This year’s national Lean In initiative is based on the successful campaign spearheaded last year by Lean In’s Washington D.C. chapter, which took place on April 12th and in which the capital’s businesses offered discounts of 21% to women and women’s advocates. Because the pay gap is (slowly) shrinking, Equal Pay Day is being commemorated earlier this year than in 2016, and the amount of the discount has decreased by one percentage point.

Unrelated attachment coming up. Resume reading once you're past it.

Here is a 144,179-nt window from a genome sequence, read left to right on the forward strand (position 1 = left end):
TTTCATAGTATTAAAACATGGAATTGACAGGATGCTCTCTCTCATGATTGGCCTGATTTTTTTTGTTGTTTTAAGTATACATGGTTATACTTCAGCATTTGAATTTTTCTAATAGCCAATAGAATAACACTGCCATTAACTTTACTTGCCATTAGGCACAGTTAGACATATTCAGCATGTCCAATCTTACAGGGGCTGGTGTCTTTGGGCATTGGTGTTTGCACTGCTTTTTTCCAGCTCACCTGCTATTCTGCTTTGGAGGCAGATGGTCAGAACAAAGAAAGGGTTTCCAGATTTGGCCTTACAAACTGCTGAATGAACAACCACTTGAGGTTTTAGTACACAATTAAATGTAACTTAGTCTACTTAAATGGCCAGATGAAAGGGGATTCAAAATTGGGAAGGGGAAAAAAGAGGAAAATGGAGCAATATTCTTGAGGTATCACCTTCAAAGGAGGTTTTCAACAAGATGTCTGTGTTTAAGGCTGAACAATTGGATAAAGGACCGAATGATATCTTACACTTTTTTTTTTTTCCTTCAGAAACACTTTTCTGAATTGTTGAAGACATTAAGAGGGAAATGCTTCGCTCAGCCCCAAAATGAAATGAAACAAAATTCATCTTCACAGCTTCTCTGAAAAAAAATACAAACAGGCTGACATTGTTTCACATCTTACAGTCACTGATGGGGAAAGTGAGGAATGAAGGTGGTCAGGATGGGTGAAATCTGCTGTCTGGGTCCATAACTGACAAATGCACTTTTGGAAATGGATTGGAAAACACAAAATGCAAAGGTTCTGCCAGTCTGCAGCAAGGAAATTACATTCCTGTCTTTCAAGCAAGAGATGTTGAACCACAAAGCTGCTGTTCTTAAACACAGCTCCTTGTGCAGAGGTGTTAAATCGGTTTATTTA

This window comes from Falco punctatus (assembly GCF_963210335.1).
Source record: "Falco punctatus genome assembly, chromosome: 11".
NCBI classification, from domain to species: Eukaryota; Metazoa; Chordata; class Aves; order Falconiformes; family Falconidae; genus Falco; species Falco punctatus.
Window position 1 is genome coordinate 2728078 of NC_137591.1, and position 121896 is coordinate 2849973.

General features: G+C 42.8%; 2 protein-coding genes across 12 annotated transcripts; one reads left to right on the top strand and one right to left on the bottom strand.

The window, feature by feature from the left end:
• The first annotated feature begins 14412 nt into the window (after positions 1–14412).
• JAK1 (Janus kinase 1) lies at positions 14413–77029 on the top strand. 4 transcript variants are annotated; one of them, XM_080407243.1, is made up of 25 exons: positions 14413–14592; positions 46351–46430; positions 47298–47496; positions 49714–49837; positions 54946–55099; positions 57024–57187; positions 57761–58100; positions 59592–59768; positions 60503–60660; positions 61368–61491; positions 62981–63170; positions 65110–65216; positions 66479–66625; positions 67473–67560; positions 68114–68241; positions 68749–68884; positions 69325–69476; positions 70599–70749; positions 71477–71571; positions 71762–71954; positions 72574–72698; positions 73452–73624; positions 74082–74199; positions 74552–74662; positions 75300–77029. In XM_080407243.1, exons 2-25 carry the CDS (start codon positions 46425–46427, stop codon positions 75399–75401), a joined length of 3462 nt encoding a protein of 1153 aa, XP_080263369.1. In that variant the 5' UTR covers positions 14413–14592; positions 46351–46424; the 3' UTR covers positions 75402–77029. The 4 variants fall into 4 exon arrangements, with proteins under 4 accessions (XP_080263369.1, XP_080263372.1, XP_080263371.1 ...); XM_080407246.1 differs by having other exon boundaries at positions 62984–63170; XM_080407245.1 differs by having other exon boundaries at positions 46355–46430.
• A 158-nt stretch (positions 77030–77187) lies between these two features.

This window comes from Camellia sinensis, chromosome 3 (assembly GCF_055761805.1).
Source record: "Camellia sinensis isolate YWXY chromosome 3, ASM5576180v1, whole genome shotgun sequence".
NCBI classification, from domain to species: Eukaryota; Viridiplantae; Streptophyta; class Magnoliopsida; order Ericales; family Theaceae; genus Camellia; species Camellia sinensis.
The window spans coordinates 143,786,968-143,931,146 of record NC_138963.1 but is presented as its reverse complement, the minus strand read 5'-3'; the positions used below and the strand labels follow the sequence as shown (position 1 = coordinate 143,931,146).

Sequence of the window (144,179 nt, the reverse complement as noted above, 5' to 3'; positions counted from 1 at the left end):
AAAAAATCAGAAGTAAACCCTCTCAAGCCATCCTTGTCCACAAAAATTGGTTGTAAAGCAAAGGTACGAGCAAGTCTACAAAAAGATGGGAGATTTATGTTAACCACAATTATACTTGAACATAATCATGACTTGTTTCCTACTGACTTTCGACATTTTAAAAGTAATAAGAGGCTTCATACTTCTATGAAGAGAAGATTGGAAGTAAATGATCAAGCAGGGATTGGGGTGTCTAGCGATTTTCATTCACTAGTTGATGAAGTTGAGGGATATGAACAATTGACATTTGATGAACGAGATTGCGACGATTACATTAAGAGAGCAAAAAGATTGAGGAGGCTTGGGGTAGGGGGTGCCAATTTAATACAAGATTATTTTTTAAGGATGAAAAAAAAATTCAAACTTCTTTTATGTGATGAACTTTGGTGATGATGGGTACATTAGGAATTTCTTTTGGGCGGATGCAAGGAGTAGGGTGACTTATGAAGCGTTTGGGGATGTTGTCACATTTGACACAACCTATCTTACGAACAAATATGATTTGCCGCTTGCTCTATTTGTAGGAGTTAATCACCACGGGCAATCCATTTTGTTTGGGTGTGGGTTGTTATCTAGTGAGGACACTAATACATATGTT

While the average wage gap for U.S. women is currently at 20%, the size of the gap varies by race and ethnicity; it is far larger for women of color, according to a new report from the Institute for Women’s Policy Research. Black women are paid 37% less than their while male counterparts—a gap that increases to 46% for Hispanic women. This means that an Equal Pay Day for black women only would fall on July 31st, while Hispanic women would have to work until November 2nd of this year to earn as much as white men did in 2016.